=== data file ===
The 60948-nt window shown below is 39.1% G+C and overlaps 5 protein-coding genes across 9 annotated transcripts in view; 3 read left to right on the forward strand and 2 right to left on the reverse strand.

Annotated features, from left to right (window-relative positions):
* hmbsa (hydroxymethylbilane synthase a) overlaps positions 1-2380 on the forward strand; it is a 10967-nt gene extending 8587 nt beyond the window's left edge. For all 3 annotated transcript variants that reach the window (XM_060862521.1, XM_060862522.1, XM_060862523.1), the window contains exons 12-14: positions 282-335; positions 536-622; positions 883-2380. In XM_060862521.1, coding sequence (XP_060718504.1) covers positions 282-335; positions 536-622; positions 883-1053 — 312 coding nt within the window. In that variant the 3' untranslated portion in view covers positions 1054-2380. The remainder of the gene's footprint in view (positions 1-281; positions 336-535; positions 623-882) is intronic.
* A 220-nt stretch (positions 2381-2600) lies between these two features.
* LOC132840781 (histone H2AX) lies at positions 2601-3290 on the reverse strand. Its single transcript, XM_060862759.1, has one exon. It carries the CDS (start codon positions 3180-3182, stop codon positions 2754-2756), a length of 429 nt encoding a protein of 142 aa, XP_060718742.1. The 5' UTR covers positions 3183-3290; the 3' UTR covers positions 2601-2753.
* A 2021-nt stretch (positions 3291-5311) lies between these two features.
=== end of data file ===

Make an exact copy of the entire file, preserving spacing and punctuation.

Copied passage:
The 60948-nt window shown below is 39.1% G+C and overlaps 5 protein-coding genes across 9 annotated transcripts in view; 3 read left to right on the forward strand and 2 right to left on the reverse strand.

Annotated features, from left to right (window-relative positions):
* hmbsa (hydroxymethylbilane synthase a) overlaps positions 1-2380 on the forward strand; it is a 10967-nt gene extending 8587 nt beyond the window's left edge. For all 3 annotated transcript variants that reach the window (XM_060862521.1, XM_060862522.1, XM_060862523.1), the window contains exons 12-14: positions 282-335; positions 536-622; positions 883-2380. In XM_060862521.1, coding sequence (XP_060718504.1) covers positions 282-335; positions 536-622; positions 883-1053 — 312 coding nt within the window. In that variant the 3' untranslated portion in view covers positions 1054-2380. The remainder of the gene's footprint in view (positions 1-281; positions 336-535; positions 623-882) is intronic.
* A 220-nt stretch (positions 2381-2600) lies between these two features.
* LOC132840781 (histone H2AX) lies at positions 2601-3290 on the reverse strand. Its single transcript, XM_060862759.1, has one exon. It carries the CDS (start codon positions 3180-3182, stop codon positions 2754-2756), a length of 429 nt encoding a protein of 142 aa, XP_060718742.1. The 5' UTR covers positions 3183-3290; the 3' UTR covers positions 2601-2753.
* A 2021-nt stretch (positions 3291-5311) lies between these two features.